A variety of suitable materials will be recognized by those in skilled in the art which can serve as a nucleation enhancer. In one aspect of the present invention, the nucleation enhancer may be a material selected from the group consisting of metals, metal alloys, metal compounds, carbides, carbide formers, and mixtures thereof. Examples of carbide forming materials may include, without limitation, tungsten (W), tantalum (Ta), titanium (Ti), zirconium (Zr), chromium (Cr), molybdenum (Mo), silicon (Si), and manganese (Mn). Additionally, examples of carbides include tungsten carbide (WC), silicon carbide (SiC), titanium carbide (TiC), zirconium carbide (ZrC), and mixtures thereof among others.

The nucleation enhancer layer, when used, is a layer which is thin enough that it does not to adversely affect the thermal transmission properties of the adynamic diamond layer. In one aspect, the thickness of the nucleation enhancer layer may be less than about 0.1 micrometers. In another aspect, the thickness may be less than about 10 nanometers. In yet another aspect, the thickness of the nucleation enhancer layer is less than about 5 nanometers. In a further aspect of the invention, the thickness of the nucleation enhancer layer is less than about 3 nanometers.

Various methods may be employed to increase the quality of the diamond in the nucleation surface of the diamond layer which is created by vapor deposition techniques. For example, diamond particle quality can be increased by reducing the methane flow rate, and increasing the total gas pressure during the early phase of diamond deposition. Such measures, decrease the decomposition rate of carbon, and increase the concentration of hydrogen atoms. Thus a significantly higher percentage of the carbon will be deposited in a sp3 bonding configuration, and the quality of the diamond nuclei formed is increased. Additionally, the nucleation rate of diamond particles deposited on the growth surface of the semiconductor layer or the nucleation enhancer layer may be increased in order to reduce the amount of interstitial space between diamond particles. Examples of ways to increase nucleation rates include, but are not limited to; applying a negative bias in an appropriate amount, often about 100 volts, to the growth surface; polishing the growth surface with a fine diamond paste or powder, which may partially remain on the growth surface; and controlling the composition of the growth surface such as by ion implantation of C, Si, Cr, Mn, Ti, V, Zr, W, Mo, Ta, and the like by PVD or PECVD. PVD processes are typically at lower temperatures than CVD processes and in some cases can be below about 200° C. such as about 150° C. Other methods of increasing diamond nucleation will be readily apparent to those skilled in the art.

In one aspect of the present invention, the diamond layer may also be a conformal diamond layer. Conformal diamond coating processes can provide a number of advantages over conventional diamond film processes. Conformal diamond coating can be performed on a wide variety of substrates, including non-planar substrates. A growth surface can be pretreated under diamond growth conditions in the absence of a bias to form a carbon film. The diamond growth conditions can be conditions that are conventional CVD deposition conditions for diamond without an applied bias. As a result, a thin carbon film can be formed which is typically less than about 100 angstroms. The pretreatment step can be performed at almost any growth temperature such as from about 200° C. to about 900° C., although lower temperatures below about 500° C. may be preferred. Without being bound to any particular theory, the thin carbon film appears to form within a short time, e.g., less than one hour, and is a hydrogen terminated amorphous carbon.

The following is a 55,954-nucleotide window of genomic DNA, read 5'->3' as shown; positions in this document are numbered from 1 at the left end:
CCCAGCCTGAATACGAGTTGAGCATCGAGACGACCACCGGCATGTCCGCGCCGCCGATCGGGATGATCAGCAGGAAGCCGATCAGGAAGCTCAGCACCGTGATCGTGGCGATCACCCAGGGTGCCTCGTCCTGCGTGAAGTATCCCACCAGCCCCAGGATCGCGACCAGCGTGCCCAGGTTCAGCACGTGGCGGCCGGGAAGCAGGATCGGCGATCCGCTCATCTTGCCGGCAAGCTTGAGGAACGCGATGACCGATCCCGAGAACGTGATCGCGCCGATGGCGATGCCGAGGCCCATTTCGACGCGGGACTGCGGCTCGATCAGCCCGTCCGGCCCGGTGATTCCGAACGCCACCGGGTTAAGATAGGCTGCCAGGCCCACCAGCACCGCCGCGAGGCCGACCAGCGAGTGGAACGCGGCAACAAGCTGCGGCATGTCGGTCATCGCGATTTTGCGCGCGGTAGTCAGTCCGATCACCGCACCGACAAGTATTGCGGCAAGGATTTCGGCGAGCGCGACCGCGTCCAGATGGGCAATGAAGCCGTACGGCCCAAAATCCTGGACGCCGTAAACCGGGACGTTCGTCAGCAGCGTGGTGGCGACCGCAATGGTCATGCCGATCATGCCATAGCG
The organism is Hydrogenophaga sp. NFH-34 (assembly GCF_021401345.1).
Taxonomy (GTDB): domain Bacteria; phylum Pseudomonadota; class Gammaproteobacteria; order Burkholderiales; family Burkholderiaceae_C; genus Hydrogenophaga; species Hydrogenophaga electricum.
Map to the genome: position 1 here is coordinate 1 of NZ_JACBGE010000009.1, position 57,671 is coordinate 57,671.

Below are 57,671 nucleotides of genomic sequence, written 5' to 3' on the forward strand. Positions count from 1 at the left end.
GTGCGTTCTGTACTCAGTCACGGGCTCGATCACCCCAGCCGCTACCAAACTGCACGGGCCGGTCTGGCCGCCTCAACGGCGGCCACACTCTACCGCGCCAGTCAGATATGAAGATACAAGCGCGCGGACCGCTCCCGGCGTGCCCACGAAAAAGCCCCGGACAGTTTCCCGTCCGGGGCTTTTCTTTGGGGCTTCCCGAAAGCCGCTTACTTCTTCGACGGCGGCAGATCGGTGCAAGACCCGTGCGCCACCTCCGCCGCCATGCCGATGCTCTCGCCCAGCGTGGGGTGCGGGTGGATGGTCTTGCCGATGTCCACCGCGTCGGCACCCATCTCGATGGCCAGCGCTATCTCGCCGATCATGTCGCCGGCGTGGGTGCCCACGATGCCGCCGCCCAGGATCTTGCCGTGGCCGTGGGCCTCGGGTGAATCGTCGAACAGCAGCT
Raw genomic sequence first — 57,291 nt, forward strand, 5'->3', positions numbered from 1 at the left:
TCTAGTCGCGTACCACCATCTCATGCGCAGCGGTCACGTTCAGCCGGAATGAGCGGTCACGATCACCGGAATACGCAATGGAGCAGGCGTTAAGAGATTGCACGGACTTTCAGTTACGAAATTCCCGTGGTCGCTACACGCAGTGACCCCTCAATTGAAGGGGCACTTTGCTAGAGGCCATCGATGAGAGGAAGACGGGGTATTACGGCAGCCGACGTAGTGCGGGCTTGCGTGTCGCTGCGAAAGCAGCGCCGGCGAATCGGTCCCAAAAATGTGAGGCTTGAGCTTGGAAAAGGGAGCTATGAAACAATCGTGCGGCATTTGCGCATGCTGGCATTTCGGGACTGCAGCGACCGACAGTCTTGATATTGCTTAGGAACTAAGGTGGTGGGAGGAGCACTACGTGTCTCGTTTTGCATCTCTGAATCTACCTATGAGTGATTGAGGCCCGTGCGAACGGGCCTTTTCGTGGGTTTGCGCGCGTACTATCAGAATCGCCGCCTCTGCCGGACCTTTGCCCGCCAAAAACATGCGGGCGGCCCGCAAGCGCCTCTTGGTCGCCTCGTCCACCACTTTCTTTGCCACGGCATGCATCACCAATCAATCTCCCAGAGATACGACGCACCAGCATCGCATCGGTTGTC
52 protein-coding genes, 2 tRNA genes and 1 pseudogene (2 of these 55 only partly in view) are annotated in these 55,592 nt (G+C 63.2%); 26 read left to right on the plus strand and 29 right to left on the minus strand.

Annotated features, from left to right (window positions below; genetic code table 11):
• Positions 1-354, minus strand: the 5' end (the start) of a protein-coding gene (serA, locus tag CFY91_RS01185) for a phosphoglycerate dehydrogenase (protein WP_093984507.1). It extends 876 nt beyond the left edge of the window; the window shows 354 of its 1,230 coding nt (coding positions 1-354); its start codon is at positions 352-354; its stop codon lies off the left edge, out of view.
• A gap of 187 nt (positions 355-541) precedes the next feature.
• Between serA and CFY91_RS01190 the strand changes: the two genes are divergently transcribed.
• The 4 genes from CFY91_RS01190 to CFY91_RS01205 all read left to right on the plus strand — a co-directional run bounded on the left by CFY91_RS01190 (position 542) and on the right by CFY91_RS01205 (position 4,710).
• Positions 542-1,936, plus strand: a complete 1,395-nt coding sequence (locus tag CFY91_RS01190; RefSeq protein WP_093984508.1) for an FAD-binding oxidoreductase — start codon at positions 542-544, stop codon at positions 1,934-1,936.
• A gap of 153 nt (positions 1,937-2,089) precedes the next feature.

Following formation of the thin carbon film, the growth surface may then be subjected to diamond growth conditions to form the adynamic diamond layer as an adynamic conformal diamond layer. The diamond growth conditions may be those conditions which are commonly used in traditional CVD diamond growth. However, unlike conventional diamond film growth, the diamond film produced using the above pretreatment steps results in a conformal diamond film that typically begins growth substantially over the entire growth surface with substantially no incubation time. In addition, a continuous film, e.g. substantially no grain boundaries, can develop within about 80 nm of growth. Adynamic diamond layers having substantially no grain boundaries may move heat more efficiently than those layers having grain boundaries.

The adynamic diamond layer may be of any thickness that would allow cooling according to the methods and devices of the present invention. Thicknesses may vary depending on the application and the semiconductor device configuration. For example, greater cooling requirements may require a slightly thicker adynamic diamond layer. The thickness may also vary depending on the material used in the diamond layer. That being said, in one aspect an adynamic diamond layer may be less than about 30 microns. In another example, an adynamic diamond layer may be from about 5 microns to about 20 microns.

FIG. 1 shows selected steps of constructing a semiconductor-on-diamond device according to particular aspects of the present invention. A semiconductor substrate 12 is provided upon which further layers of the semiconductor device are deposited. The semiconductor substrate 12 may be made from a semiconducting material or a non-semiconducting material, depending on the intended use of the device. Non-limiting examples of semiconducting materials that may be used include silicon, silicon carbide, silicon germanium, sapphire, aluminum arsenide, aluminum phosphide, gallium arsenide, gallium phosphide, gallium nitride, and combinations thereof. In one specific aspect, the semiconductor substrate may be silicon. In another aspect, the semiconductor substrate may be sapphire. Non-limiting examples of non-semiconducting materials may include glass, metals, ceramics, graphite, and combinations thereof.